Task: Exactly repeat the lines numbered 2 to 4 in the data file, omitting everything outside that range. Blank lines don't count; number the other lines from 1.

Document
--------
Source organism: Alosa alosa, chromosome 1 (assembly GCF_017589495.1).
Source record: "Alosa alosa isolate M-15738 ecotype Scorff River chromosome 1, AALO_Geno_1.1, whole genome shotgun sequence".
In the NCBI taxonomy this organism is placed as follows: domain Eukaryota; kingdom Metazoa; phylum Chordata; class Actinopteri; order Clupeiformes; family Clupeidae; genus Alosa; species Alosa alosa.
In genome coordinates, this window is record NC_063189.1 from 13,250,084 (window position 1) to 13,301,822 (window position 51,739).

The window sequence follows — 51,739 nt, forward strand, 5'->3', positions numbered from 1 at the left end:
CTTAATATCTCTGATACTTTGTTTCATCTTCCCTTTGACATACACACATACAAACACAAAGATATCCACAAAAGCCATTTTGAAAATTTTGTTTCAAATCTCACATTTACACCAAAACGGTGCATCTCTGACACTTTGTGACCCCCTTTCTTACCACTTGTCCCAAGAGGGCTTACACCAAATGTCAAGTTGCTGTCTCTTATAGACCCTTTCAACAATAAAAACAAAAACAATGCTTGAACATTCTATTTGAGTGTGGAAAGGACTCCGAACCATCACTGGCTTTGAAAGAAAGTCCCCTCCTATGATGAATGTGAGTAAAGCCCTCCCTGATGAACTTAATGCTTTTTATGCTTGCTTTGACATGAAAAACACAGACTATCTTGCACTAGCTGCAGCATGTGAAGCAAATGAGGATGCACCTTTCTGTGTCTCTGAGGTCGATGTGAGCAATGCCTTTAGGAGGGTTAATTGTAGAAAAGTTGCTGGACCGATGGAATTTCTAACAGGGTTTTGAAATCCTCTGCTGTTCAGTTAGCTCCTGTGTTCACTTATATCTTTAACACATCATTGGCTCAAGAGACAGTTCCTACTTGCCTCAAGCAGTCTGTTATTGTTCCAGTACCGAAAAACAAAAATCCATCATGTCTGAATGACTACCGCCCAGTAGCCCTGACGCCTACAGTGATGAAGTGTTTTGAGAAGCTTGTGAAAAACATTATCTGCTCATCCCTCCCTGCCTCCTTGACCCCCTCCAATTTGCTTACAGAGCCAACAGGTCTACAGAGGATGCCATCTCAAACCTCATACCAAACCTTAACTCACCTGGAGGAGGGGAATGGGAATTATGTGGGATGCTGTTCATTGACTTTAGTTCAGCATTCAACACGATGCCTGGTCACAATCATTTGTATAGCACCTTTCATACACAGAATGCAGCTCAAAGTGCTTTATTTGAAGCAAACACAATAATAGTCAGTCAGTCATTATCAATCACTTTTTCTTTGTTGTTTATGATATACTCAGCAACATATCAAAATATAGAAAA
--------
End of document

Source record: "Alosa alosa isolate M-15738 ecotype Scorff River chromosome 1, AALO_Geno_1.1, whole genome shotgun sequence".
In the NCBI taxonomy this organism is placed as follows: domain Eukaryota; kingdom Metazoa; phylum Chordata; class Actinopteri; order Clupeiformes; family Clupeidae; genus Alosa; species Alosa alosa.
In genome coordinates, this window is record NC_063189.1 from 13,250,084 (window position 1) to 13,301,822 (window position 51,739).